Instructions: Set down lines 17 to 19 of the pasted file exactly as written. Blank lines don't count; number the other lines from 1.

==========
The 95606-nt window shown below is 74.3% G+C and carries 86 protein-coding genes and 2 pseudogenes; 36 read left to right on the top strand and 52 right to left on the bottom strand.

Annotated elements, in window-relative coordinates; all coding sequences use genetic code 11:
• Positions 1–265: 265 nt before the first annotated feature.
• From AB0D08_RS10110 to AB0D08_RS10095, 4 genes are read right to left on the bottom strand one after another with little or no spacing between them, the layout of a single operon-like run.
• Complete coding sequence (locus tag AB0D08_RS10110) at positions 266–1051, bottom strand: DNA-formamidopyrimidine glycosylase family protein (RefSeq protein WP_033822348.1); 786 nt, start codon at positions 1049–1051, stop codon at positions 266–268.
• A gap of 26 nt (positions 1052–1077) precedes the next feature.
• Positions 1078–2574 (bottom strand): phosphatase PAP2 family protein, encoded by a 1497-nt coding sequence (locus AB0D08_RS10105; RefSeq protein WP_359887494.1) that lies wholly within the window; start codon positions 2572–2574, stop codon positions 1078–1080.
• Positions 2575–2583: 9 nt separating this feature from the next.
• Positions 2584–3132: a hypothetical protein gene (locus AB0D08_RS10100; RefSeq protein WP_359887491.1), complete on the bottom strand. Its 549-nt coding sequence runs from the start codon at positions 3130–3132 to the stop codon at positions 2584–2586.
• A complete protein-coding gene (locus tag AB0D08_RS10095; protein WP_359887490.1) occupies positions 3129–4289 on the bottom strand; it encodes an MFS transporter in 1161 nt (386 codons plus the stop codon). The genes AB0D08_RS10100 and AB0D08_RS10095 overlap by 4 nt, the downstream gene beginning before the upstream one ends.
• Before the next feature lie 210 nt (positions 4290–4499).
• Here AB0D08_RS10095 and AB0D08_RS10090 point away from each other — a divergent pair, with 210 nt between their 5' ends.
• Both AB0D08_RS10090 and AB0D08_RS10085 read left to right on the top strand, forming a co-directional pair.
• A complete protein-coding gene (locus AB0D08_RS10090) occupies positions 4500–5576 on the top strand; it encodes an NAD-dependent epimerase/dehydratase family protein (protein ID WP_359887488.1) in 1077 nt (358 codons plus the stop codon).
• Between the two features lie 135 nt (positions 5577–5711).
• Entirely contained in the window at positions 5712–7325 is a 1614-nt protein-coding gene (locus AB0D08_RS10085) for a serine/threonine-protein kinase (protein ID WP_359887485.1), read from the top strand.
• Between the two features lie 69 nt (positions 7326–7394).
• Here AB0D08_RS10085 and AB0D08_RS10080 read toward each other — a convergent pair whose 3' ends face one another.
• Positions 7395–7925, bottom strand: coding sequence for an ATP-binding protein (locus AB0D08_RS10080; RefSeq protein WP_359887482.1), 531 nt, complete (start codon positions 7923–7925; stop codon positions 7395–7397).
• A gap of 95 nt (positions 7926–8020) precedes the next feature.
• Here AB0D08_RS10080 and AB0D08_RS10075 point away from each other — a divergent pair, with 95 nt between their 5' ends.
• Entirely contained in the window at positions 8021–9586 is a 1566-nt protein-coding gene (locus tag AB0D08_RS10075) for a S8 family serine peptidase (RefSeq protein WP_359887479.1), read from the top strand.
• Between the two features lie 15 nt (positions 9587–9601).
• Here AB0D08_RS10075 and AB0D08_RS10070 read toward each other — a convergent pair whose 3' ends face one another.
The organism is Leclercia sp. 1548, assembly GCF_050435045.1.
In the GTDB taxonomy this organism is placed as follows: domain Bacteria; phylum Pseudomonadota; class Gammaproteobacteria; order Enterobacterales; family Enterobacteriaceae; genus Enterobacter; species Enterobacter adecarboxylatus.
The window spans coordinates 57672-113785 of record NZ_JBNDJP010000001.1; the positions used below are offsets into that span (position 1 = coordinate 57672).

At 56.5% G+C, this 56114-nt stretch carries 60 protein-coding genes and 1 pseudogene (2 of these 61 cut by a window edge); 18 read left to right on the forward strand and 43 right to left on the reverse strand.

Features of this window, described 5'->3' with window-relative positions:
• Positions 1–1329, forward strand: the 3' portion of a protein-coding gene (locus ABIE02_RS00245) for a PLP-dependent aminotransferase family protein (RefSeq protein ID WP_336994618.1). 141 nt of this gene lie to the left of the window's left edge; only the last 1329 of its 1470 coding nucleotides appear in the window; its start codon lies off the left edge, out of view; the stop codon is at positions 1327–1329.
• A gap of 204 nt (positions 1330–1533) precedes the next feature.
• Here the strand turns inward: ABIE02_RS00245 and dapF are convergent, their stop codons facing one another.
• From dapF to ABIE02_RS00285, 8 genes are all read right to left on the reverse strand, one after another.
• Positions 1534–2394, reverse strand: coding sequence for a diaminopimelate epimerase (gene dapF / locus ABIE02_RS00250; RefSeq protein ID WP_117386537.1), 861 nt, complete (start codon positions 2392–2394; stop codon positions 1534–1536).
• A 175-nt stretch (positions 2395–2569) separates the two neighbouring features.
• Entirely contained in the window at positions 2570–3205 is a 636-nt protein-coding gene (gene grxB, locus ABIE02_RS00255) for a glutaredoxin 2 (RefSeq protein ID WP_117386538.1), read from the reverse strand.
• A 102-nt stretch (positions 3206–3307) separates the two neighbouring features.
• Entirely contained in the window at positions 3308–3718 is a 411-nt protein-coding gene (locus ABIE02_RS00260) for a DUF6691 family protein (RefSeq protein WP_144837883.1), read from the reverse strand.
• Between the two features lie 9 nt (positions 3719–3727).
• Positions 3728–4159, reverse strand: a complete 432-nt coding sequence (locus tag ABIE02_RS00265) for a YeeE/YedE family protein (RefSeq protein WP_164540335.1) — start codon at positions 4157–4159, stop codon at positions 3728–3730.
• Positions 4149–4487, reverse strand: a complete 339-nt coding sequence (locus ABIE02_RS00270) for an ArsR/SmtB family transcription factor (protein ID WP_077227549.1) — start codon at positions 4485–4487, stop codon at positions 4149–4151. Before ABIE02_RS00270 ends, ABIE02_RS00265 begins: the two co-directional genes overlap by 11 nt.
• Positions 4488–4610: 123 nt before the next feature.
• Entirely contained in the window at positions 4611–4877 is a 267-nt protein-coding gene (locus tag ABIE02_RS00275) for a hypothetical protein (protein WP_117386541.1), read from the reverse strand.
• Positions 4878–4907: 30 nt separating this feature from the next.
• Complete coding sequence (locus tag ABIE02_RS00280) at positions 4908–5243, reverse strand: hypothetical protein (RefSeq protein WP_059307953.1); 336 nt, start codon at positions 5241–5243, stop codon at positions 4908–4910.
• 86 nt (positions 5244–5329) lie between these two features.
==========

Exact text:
• Between the two features lie 69 nt (positions 7326–7394).
• Here AB0D08_RS10085 and AB0D08_RS10080 read toward each other — a convergent pair whose 3' ends face one another.
• Positions 7395–7925, bottom strand: coding sequence for an ATP-binding protein (locus AB0D08_RS10080; RefSeq protein WP_359887482.1), 531 nt, complete (start codon positions 7923–7925; stop codon positions 7395–7397).